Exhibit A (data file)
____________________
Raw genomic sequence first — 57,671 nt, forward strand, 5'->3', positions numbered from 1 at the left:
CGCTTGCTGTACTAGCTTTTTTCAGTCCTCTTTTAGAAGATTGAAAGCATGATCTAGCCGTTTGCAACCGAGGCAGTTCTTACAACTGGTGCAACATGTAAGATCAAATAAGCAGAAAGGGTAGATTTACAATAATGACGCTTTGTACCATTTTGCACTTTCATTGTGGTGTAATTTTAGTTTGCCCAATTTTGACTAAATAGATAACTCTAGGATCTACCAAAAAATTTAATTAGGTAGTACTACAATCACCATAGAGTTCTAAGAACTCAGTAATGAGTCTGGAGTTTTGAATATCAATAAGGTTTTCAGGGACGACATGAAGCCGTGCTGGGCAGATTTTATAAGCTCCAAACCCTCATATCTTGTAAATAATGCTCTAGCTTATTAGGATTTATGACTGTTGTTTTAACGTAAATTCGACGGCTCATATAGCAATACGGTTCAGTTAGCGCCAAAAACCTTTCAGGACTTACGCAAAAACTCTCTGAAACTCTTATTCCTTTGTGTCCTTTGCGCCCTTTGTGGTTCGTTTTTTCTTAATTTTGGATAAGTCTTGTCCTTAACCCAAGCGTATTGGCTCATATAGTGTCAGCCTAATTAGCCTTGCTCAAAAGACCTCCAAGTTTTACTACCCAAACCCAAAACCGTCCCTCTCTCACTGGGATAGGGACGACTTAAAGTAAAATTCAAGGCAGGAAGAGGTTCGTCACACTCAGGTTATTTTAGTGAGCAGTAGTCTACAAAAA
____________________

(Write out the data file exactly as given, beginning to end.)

Raw genomic sequence first — 57,671 nt, forward strand, 5'->3', positions numbered from 1 at the left:
CGCTTGCTGTACTAGCTTTTTTCAGTCCTCTTTTAGAAGATTGAAAGCATGATCTAGCCGTTTGCAACCGAGGCAGTTCTTACAACTGGTGCAACATGTAAGATCAAATAAGCAGAAAGGGTAGATTTACAATAATGACGCTTTGTACCATTTTGCACTTTCATTGTGGTGTAATTTTAGTTTGCCCAATTTTGACTAAATAGATAACTCTAGGATCTACCAAAAAATTTAATTAGGTAGTACTACAATCACCATAGAGTTCTAAGAACTCAGTAATGAGTCTGGAGTTTTGAATATCAATAAGGTTTTCAGGGACGACATGAAGCCGTGCTGGGCAGATTTTATAAGCTCCAAACCCTCATATCTTGTAAATAATGCTCTAGCTTATTAGGATTTATGACTGTTGTTTTAACGTAAATTCGACGGCTCATATAGCAATACGGTTCAGTTAGCGCCAAAAACCTTTCAGGACTTACGCAAAAACTCTCTGAAACTCTTATTCCTTTGTGTCCTTTGCGCCCTTTGTGGTTCGTTTTTTCTTAATTTTGGATAAGTCTTGTCCTTAACCCAAGCGTATTGGCTCATATAGTGTCAGCCTAATTAGCCTTGCTCAAAAGACCTCCAAGTTTTACTACCCAAACCCAAAACCGTCCCTCTCTCACTGGGATAGGGACGACTTAAAGTAAAATTCAAGGCAGGAAGAGGTTCGTCACACTCAGGTTATTTTAGTGAGCAGTAGTCTACAAAAA